OTTAWA -- The federal and provincial governments blamed each other Wednesday after a northern aboriginal community said it was forced to craft a makeshift jail out of a hockey arena dressing room.
On Tuesday, Northlands First Nation Chief Joe Antsanen released photographs of a resident chained to a locker-room floor. Since June, four residents were detained on separate occasions, usually for public drunkenness.
Under an agreement with the RCMP, band constables who complete a federally sanctioned training program can access RCMP facilities on reserves, including jail cells, when RCMP are not there. But in June, one of the two constables in Northlands returned to school and the other quit. As a result, the RCMP no longer have anyone in Northlands who has the proper training to access the jail. RCMP are not there full time.
"If someone is causing a disturbance, what do you do?" Manitoba Keewatinowi Okimakanak Grand Chief David Harper asked.
He said the band turned to the locker-room solution because it has secure locks. However, the makeshift solution is not a good one, he said.
Public Safety Minister Vic Toews said it was up to the province to respond.
Generally, policing is a provincial responsibility but the federal and provincial governments share responsibility for policing on reserves. The cost of the First Nations Policing Program is split 50-50. Ottawa spends about $120 million a year on the program. In 2012/13, the budget for the program in Manitoba was about $9 million.
The funds provide policing needs on Manitoba reserves. On the 30 reserves in northern Manitoba, the RCMP is tasked with providing coverage. Only about half of the communities have a constant police presence either on the reserve or in a nearby community.
Ottawa also funds the band constable program, which trains and pays for band constables whose role is to uphold band bylaws. Criminal laws are to be handled by police.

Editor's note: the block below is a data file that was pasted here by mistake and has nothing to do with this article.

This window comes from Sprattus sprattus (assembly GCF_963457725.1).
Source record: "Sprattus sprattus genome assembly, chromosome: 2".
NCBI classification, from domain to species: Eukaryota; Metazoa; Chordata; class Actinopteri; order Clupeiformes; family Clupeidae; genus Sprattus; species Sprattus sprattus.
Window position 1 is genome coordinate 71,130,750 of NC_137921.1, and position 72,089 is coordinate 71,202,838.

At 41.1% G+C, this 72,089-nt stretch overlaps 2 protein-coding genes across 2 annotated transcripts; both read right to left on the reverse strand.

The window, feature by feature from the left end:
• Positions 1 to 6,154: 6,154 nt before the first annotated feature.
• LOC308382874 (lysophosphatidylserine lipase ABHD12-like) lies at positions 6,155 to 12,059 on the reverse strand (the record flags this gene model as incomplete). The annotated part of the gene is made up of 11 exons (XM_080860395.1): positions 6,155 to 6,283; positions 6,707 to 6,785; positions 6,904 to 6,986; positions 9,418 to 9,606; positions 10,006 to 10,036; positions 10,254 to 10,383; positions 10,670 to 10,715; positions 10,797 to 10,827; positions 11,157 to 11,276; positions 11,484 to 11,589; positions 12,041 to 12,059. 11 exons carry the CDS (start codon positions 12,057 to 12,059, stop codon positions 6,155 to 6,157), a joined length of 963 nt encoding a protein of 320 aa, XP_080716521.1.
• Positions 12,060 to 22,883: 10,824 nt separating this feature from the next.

Toews said the band constables are not supposed to detain anyone, adding it would be a liability issue if RCMP facilities were used when Mounties aren't around. "We don't train First Nation band constables for detention. That's outside their scope," he said.
However, the RCMP confirmed Wednesday it does have a memorandum of understanding with First Nations that allows band constables access to RCMP facilities, including holding cells, if the constables have completed the federal band constable training program.
Manitoba Justice Minister Andrew Swan said band constables have the power of a citizen's arrest, and called Toews's suggestion they can't detain anyone as a "red herring."
Swan also said Ottawa has had an arrangement with the University College of the North since 2008 to conduct three-week band constable training programs. However, the training sessions have only been held three times and the last one was held in 2010, he said.
Toews's director of communications, Julie Carmichael, said the allegation the band constable funding hasn't been provided since 2010 is "patently false." Public Safety issued $43,000 to Northlands for band constables in 2011/12 and has provided $24,000 so far this year. A final payment is scheduled for Oct. 1.
Swan said it's Ottawa that is not telling the whole truth.
"I can tell you any money for band constables from Ottawa since 2010 has nothing to do with training," Swan said.
He said the short-term solution for Northlands is to find a band constable with the appropriate training willing to take on the role of jailer, but Ottawa needs to immediately train more band constables.
In the long term, the federal government must bolster funding for reserve policing, noting funding has been frozen since 2007.
Harper said the solution is to train First Nations constables to become full-fledged police officers. He said he has been working with the Winnipeg Police Service to develop a training program but the province won't pony up $2 million.
Swan said Ottawa must cost-share the program.